for people who love the littlest dairy goats
The longer I have goats, the more I dislike breeding does to kid at a year, and the less I do it. I have five dry yearlings this year and one yearling that kidded, and I'm wishing I hadn't because her growth is now behind the other yearlings. I was reading something recently that made me say, "Aha!" It was talking about all of these management things that would help you get does to kid at a year because you're losing profits with dry yearlings. My personal opinion is that this is one of those times when we're mimicking the factory farms, which want to squeeze as much profit out of an animal as they can, which means getting them to produce as early as possible. I've just recently been talking about not breeding yearlings anymore.
Could you share more info on why breeding other mammals is delayed?
In DHI they keep track of lifetime production, and I wouldn't be surprised if lifetime production were higher if you add in a freshening at age one. That could be what they're talking about when they talk about greater production.
I've only ever had to take two laboring goats to the vet -- one was a seven year old that wasn't dilating, and the other was a 18-month-old that was having trouble because she was too small. So, ever since the experience with the yearling, I'm in the barn with a scale to make sure the does are close to 40 pounds before I breed them.
At least with my goats, it seems that most yearlings would equate to 12-13 year old humans giving birth. A lot of humans are done growing by 16. While it's true that in nature they would be getting pregnant on their first or second heat cycle, I've come to realize that nature is inherently very wasteful. All an animal needs to do is replace itself before it dies, and the species continues. If I let a turkey hen raise her chicks, she's doing good to get one or two to adulthood -- and that's on our farm with fencing around a chicken yard that's about an acre or two. They just loose them in the tall grass, but if we get mama and babies into a movable pen, they all survive. Same with guineas. Chickens are usually better. Long time ago on a goat group someone asked why NDs have so many kids compared to the Swiss goats, and the fact is that Boers and Nubians are also prone to multiples, and both are also from Africa. Someone suggested that NDs might have so many kids because they originated in such a harsh environment, it was just nature's way of ensuring the survival of the species. Rather than each goat only having one or two kids a year, they had three or four because their odds of survival were lower than goats in Europe. It's an interesting thought. I've been paying attention to other animals since then, and there does seem to be a correlation between odds of survival and number born. With poultry, the worst mothers have the largest broods -- guineas can hatch 15-20 keets, turkeys can easily hatch a dozen, chickens usually hatch only 6-9. Cows only have a single calf, and their odds of survival are quite good.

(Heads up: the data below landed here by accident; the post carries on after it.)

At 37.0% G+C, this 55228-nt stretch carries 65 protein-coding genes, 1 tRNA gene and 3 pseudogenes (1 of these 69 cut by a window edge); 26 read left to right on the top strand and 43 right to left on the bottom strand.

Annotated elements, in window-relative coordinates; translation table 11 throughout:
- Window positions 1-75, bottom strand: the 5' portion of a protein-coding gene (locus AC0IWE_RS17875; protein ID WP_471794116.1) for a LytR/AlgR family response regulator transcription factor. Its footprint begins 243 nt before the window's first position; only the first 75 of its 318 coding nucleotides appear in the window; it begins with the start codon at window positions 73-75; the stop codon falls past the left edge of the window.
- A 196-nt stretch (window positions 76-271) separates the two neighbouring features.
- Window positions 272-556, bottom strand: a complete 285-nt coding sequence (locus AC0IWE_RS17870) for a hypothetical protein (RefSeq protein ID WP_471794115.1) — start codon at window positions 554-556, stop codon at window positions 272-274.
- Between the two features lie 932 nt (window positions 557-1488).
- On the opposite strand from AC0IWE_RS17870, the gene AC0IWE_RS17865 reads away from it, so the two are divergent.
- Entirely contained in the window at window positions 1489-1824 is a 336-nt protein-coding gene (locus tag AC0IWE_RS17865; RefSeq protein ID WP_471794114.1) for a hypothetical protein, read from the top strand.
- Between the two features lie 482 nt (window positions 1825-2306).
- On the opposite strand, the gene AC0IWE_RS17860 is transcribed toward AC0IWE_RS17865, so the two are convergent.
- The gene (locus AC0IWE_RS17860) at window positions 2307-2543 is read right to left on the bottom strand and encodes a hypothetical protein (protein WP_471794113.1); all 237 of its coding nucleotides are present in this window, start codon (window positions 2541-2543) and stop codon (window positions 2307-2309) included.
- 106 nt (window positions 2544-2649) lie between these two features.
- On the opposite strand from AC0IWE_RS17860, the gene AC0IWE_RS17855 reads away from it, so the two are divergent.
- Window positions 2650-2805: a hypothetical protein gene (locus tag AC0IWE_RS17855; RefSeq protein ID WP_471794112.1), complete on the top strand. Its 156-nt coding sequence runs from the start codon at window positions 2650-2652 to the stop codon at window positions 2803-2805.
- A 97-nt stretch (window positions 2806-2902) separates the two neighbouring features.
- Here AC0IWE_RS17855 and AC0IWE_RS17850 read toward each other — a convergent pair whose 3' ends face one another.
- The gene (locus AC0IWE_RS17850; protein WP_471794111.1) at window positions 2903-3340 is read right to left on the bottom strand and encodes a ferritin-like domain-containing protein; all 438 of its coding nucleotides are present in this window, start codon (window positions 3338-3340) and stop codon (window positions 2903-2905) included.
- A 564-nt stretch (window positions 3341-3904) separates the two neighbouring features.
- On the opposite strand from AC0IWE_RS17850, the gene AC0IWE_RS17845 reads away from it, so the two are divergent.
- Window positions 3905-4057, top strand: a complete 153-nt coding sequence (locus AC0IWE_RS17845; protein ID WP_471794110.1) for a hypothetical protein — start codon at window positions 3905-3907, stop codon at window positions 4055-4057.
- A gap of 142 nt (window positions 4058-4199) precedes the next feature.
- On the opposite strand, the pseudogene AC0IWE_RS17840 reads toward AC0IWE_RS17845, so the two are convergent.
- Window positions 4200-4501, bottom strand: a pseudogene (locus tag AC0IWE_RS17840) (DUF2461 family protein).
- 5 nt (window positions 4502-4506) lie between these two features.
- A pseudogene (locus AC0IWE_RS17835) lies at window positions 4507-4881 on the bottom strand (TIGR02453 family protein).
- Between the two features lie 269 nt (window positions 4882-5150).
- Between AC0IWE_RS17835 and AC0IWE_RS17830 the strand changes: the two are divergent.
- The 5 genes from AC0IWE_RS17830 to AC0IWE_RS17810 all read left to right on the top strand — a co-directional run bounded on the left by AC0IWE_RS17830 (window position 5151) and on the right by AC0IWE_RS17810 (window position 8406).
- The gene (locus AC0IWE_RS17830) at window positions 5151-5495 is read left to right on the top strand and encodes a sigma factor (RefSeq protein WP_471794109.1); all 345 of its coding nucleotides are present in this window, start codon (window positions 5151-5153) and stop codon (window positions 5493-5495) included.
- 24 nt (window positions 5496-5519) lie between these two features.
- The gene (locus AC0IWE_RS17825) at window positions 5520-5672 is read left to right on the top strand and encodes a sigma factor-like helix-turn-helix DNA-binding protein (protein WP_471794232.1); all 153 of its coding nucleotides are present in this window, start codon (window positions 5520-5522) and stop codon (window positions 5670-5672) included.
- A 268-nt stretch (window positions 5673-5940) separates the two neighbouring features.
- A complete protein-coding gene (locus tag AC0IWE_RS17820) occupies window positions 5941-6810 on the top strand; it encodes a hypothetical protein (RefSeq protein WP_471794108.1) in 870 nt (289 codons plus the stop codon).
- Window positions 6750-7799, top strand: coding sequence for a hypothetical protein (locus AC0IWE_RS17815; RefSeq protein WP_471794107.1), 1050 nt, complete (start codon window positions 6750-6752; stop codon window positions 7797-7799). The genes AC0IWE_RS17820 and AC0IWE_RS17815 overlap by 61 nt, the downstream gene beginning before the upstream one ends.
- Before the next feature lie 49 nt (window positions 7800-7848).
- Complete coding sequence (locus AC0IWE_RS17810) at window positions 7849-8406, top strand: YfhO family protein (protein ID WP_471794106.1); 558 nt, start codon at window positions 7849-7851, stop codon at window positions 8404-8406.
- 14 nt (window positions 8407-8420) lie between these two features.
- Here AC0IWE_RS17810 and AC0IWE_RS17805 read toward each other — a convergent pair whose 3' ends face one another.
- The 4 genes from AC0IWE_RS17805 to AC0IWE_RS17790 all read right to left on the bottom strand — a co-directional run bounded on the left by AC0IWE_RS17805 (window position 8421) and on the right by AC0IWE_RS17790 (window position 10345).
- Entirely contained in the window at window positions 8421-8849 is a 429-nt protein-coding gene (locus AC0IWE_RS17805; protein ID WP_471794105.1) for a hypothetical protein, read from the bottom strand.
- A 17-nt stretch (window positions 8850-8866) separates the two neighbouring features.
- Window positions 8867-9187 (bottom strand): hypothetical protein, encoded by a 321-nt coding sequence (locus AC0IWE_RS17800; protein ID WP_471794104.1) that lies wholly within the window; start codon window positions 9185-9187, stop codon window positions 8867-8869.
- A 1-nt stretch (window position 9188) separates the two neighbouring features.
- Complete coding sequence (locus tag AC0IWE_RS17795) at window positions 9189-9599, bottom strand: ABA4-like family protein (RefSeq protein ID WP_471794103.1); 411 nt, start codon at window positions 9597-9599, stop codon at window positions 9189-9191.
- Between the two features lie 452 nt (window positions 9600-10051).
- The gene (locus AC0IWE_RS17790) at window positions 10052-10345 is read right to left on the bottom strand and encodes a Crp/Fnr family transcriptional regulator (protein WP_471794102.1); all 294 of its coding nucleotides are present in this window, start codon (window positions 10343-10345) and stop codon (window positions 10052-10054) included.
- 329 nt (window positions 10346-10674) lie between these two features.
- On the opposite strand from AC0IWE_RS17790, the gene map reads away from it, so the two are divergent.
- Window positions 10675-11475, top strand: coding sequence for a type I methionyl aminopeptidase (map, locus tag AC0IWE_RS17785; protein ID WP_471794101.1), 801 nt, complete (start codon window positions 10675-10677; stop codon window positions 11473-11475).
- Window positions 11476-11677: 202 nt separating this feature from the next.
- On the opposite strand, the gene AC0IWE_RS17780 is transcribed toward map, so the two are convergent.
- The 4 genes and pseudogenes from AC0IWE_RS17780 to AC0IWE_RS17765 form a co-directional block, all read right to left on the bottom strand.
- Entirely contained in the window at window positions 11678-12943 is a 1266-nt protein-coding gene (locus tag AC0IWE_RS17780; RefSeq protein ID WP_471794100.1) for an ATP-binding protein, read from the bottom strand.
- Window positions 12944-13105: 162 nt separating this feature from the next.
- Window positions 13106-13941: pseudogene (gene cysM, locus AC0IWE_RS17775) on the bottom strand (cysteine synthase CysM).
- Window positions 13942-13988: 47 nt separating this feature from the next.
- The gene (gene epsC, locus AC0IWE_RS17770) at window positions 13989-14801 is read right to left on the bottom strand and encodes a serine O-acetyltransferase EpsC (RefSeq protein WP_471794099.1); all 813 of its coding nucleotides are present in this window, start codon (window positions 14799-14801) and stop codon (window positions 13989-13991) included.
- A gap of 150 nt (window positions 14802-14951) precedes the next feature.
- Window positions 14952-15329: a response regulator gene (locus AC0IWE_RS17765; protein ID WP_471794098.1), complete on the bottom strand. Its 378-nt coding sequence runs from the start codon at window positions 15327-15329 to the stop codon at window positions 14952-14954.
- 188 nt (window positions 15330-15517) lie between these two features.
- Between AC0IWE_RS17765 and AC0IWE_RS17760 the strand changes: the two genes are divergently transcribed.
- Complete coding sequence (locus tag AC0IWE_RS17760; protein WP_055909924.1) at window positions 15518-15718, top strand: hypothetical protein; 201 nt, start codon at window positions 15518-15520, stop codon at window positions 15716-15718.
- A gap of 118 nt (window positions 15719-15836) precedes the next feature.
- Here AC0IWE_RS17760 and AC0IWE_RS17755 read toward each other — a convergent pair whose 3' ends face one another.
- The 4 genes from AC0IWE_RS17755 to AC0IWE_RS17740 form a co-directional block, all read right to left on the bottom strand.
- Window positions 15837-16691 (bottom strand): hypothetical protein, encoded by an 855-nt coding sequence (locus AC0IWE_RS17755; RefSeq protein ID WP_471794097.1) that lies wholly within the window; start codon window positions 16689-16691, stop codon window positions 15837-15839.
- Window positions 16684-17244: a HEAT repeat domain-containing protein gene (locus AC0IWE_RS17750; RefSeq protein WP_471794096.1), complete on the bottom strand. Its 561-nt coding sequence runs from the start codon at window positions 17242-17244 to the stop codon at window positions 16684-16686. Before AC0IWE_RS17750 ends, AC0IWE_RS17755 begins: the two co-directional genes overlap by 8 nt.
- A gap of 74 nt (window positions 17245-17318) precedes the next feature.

As far as younger goats recovering more quickly, that's not the case here. By six weeks fresh, most goats lose a lot of weight, and in my experience, the yearlings look the worst. Then you don't see much difference between ages until you get up to about eight or nine, and they start to look not so great either. I think genetics plays a big role in this too. I have a buck out of a doe that won the AGS national championship at age 10 and two months fresh. Right now I have a yearling whose dam is seven, and both of them look equally poorly conditioned at two to three months fresh.
I'm starting to think that 18-24 months is better for first freshening. If you look at size of the goats, there aren't that many that are big enough by a year, and I don't just mean weight. They don't have that much depth or width in their body either. Pat Coleby is in Australia, so she has completely different growing condition and different breeds of goats, so maybe they grow faster?
I've never heard of any research on age at first freshening as it relates to the goat's health in the US. Like the article I was reading recently, they all focus on getting yearlings to freshen so you can maximize profits.
I've been reading Goat Science and Production by Sandra Solomain, PhD. (2010) and just thought I'd share what she has to say on the subject:
Yearlings (12 months of age and older) can be bred. The proper weight for breeding usually is 65% of adult weight for cattle, but no benchmark has been established for goats and may differ with breeds.
Adult NDs usually weight about 75 pounds, so if we were to follow the cattle benchmark, we would be waiting until 50 pounds to breed NDs. If we did that, I don't think we'd ever see any yearling first fresheners.
I'm curious at what age these goats first breed in the wild in Africa, would that be a good standard to go by? I have a friend over there whose mom has some African goats, I could ask him.
Nevermind, I just read Deborah's post which already discusses this =)
I didnt breed my does until just before they were two - the one that was covered kidded at 2 years. She did great - and I waited because I just wasnt convinced something so little could benefit from pregnancy at that time. The breeder I bought from told me not before they reach 40 lbs. I also read that waiting to for that 2nd year results in the doe not being as productive in milk because you are a year behind. Think that was the key to "production" I started giving my FF Calf Manna as you suggested Deborah, and the change was awesome! Actually I am still giving some and wonder if I should stop. What is the benefit of a boost in protein? My does look really good presently - with Goat Chow, little Calf Manna, Alfalfa, BOSS, and pinch of hoof/hair horse guard. But that sounds a little hot.....